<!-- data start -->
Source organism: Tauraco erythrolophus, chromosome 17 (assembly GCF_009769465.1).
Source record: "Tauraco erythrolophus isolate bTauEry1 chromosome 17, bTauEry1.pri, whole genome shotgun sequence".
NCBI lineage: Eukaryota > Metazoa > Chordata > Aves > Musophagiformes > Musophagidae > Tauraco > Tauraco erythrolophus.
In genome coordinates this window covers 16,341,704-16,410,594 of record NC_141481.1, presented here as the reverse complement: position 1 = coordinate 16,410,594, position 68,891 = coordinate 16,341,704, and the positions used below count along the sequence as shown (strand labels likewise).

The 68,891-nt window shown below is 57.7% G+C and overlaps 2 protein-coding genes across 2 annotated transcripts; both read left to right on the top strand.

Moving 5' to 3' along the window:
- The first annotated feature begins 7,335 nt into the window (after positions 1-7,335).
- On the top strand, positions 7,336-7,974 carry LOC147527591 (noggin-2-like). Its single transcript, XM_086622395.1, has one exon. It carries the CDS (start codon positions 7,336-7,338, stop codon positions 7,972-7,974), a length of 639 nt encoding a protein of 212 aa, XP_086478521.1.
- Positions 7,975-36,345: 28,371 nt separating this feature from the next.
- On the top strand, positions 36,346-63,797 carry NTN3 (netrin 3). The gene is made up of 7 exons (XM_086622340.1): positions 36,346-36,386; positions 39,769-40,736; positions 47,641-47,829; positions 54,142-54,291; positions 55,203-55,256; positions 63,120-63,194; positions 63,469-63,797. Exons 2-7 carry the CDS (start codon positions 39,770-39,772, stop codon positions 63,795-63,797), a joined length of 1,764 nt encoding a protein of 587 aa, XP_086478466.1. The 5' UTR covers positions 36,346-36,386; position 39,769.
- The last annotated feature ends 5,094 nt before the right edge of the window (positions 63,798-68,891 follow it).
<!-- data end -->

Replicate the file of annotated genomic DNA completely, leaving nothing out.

Source organism: Tauraco erythrolophus, chromosome 17 (assembly GCF_009769465.1).
Source record: "Tauraco erythrolophus isolate bTauEry1 chromosome 17, bTauEry1.pri, whole genome shotgun sequence".
NCBI lineage: Eukaryota > Metazoa > Chordata > Aves > Musophagiformes > Musophagidae > Tauraco > Tauraco erythrolophus.
In genome coordinates this window covers 16,341,704-16,410,594 of record NC_141481.1, presented here as the reverse complement: position 1 = coordinate 16,410,594, position 68,891 = coordinate 16,341,704, and the positions used below count along the sequence as shown (strand labels likewise).

The 68,891-nt window shown below is 57.7% G+C and overlaps 2 protein-coding genes across 2 annotated transcripts; both read left to right on the top strand.

Moving 5' to 3' along the window:
- The first annotated feature begins 7,335 nt into the window (after positions 1-7,335).
- On the top strand, positions 7,336-7,974 carry LOC147527591 (noggin-2-like). Its single transcript, XM_086622395.1, has one exon. It carries the CDS (start codon positions 7,336-7,338, stop codon positions 7,972-7,974), a length of 639 nt encoding a protein of 212 aa, XP_086478521.1.
- Positions 7,975-36,345: 28,371 nt separating this feature from the next.
- On the top strand, positions 36,346-63,797 carry NTN3 (netrin 3). The gene is made up of 7 exons (XM_086622340.1): positions 36,346-36,386; positions 39,769-40,736; positions 47,641-47,829; positions 54,142-54,291; positions 55,203-55,256; positions 63,120-63,194; positions 63,469-63,797. Exons 2-7 carry the CDS (start codon positions 39,770-39,772, stop codon positions 63,795-63,797), a joined length of 1,764 nt encoding a protein of 587 aa, XP_086478466.1. The 5' UTR covers positions 36,346-36,386; position 39,769.
- The last annotated feature ends 5,094 nt before the right edge of the window (positions 63,798-68,891 follow it).